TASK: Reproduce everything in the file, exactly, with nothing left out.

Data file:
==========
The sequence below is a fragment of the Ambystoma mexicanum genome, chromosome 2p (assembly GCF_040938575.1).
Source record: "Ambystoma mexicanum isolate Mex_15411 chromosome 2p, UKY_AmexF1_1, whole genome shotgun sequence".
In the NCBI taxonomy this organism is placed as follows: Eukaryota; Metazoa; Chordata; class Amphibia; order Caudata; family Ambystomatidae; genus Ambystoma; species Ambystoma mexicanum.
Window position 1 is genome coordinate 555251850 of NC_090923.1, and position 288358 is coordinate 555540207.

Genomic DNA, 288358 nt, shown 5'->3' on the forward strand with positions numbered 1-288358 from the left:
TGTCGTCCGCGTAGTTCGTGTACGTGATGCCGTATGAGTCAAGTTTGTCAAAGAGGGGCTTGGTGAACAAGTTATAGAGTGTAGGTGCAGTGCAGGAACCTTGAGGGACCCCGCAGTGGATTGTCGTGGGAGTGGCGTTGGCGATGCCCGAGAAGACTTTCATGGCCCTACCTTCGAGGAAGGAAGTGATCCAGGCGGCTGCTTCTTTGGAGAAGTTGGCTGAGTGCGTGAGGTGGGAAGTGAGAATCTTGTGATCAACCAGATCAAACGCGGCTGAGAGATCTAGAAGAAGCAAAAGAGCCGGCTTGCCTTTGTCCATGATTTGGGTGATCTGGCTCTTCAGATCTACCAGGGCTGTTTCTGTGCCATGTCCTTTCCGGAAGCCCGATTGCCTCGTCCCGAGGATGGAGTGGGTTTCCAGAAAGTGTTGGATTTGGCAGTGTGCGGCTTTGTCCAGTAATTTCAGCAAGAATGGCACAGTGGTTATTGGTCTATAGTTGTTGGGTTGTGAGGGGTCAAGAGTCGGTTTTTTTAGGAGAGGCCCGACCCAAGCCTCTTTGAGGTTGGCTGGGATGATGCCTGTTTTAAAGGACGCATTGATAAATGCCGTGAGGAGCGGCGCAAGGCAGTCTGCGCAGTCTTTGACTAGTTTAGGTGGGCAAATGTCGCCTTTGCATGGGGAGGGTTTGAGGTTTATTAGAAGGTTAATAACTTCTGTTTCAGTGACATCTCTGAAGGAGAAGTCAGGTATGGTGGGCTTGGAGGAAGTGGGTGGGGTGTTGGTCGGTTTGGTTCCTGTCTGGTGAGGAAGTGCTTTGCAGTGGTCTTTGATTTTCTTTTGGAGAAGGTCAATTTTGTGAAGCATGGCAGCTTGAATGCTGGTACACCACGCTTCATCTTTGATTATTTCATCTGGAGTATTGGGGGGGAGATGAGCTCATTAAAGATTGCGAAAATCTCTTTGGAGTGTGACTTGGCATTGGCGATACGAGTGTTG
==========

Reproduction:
The sequence below is a fragment of the Ambystoma mexicanum genome, chromosome 2p (assembly GCF_040938575.1).
Source record: "Ambystoma mexicanum isolate Mex_15411 chromosome 2p, UKY_AmexF1_1, whole genome shotgun sequence".
In the NCBI taxonomy this organism is placed as follows: Eukaryota; Metazoa; Chordata; class Amphibia; order Caudata; family Ambystomatidae; genus Ambystoma; species Ambystoma mexicanum.
Window position 1 is genome coordinate 555251850 of NC_090923.1, and position 288358 is coordinate 555540207.

Genomic DNA, 288358 nt, shown 5'->3' on the forward strand with positions numbered 1-288358 from the left:
TGTCGTCCGCGTAGTTCGTGTACGTGATGCCGTATGAGTCAAGTTTGTCAAAGAGGGGCTTGGTGAACAAGTTATAGAGTGTAGGTGCAGTGCAGGAACCTTGAGGGACCCCGCAGTGGATTGTCGTGGGAGTGGCGTTGGCGATGCCCGAGAAGACTTTCATGGCCCTACCTTCGAGGAAGGAAGTGATCCAGGCGGCTGCTTCTTTGGAGAAGTTGGCTGAGTGCGTGAGGTGGGAAGTGAGAATCTTGTGATCAACCAGATCAAACGCGGCTGAGAGATCTAGAAGAAGCAAAAGAGCCGGCTTGCCTTTGTCCATGATTTGGGTGATCTGGCTCTTCAGATCTACCAGGGCTGTTTCTGTGCCATGTCCTTTCCGGAAGCCCGATTGCCTCGTCCCGAGGATGGAGTGGGTTTCCAGAAAGTGTTGGATTTGGCAGTGTGCGGCTTTGTCCAGTAATTTCAGCAAGAATGGCACAGTGGTTATTGGTCTATAGTTGTTGGGTTGTGAGGGGTCAAGAGTCGGTTTTTTTAGGAGAGGCCCGACCCAAGCCTCTTTGAGGTTGGCTGGGATGATGCCTGTTTTAAAGGACGCATTGATAAATGCCGTGAGGAGCGGCGCAAGGCAGTCTGCGCAGTCTTTGACTAGTTTAGGTGGGCAAATGTCGCCTTTGCATGGGGAGGGTTTGAGGTTTATTAGAAGGTTAATAACTTCTGTTTCAGTGACATCTCTGAAGGAGAAGTCAGGTATGGTGGGCTTGGAGGAAGTGGGTGGGGTGTTGGTCGGTTTGGTTCCTGTCTGGTGAGGAAGTGCTTTGCAGTGGTCTTTGATTTTCTTTTGGAGAAGGTCAATTTTGTGAAGCATGGCAGCTTGAATGCTGGTACACCACGCTTCATCTTTGATTATTTCATCTGGAGTATTGGGGGGGAGATGAGCTCATTAAAGATTGCGAAAATCTCTTTGGAGTGTGACTTGGCATTGGCGATACGAGTGTTG